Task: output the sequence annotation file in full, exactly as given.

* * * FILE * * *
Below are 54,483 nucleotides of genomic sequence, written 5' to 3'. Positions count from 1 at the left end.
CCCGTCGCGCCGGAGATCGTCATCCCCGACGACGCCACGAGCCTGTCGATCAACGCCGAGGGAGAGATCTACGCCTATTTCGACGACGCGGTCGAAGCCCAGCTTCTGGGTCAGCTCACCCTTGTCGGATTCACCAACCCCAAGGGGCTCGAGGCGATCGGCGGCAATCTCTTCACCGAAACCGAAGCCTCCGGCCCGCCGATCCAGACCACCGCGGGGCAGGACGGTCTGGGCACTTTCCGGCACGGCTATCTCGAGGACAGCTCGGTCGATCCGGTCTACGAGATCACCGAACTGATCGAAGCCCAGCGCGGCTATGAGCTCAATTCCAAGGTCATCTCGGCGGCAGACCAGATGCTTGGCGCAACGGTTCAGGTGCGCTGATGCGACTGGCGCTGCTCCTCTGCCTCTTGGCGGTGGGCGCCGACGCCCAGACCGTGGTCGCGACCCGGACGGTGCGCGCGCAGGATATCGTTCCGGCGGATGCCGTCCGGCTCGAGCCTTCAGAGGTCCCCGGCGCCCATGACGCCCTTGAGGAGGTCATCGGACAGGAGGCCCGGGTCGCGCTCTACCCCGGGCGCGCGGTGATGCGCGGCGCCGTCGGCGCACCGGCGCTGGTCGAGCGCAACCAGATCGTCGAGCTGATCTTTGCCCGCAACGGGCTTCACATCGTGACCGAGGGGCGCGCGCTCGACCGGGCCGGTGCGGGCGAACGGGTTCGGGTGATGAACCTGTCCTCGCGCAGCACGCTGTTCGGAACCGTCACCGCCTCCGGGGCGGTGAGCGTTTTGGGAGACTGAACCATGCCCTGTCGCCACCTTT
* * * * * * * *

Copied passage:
Below are 54,483 nucleotides of genomic sequence, written 5' to 3'. Positions count from 1 at the left end.
CCCGTCGCGCCGGAGATCGTCATCCCCGACGACGCCACGAGCCTGTCGATCAACGCCGAGGGAGAGATCTACGCCTATTTCGACGACGCGGTCGAAGCCCAGCTTCTGGGTCAGCTCACCCTTGTCGGATTCACCAACCCCAAGGGGCTCGAGGCGATCGGCGGCAATCTCTTCACCGAAACCGAAGCCTCCGGCCCGCCGATCCAGACCACCGCGGGGCAGGACGGTCTGGGCACTTTCCGGCACGGCTATCTCGAGGACAGCTCGGTCGATCCGGTCTACGAGATCACCGAACTGATCGAAGCCCAGCGCGGCTATGAGCTCAATTCCAAGGTCATCTCGGCGGCAGACCAGATGCTTGGCGCAACGGTTCAGGTGCGCTGATGCGACTGGCGCTGCTCCTCTGCCTCTTGGCGGTGGGCGCCGACGCCCAGACCGTGGTCGCGACCCGGACGGTGCGCGCGCAGGATATCGTTCCGGCGGATGCCGTCCGGCTCGAGCCTTCAGAGGTCCCCGGCGCCCATGACGCCCTTGAGGAGGTCATCGGACAGGAGGCCCGGGTCGCGCTCTACCCCGGGCGCGCGGTGATGCGCGGCGCCGTCGGCGCACCGGCGCTGGTCGAGCGCAACCAGATCGTCGAGCTGATCTTTGCCCGCAACGGGCTTCACATCGTGACCGAGGGGCGCGCGCTCGACCGGGCCGGTGCGGGCGAACGGGTTCGGGTGATGAACCTGTCCTCGCGCAGCACGCTGTTCGGAACCGTCACCGCCTCCGGGGCGGTGAGCGTTTTGGGAGACTGAACCATGCCCTGTCGCCACCTTT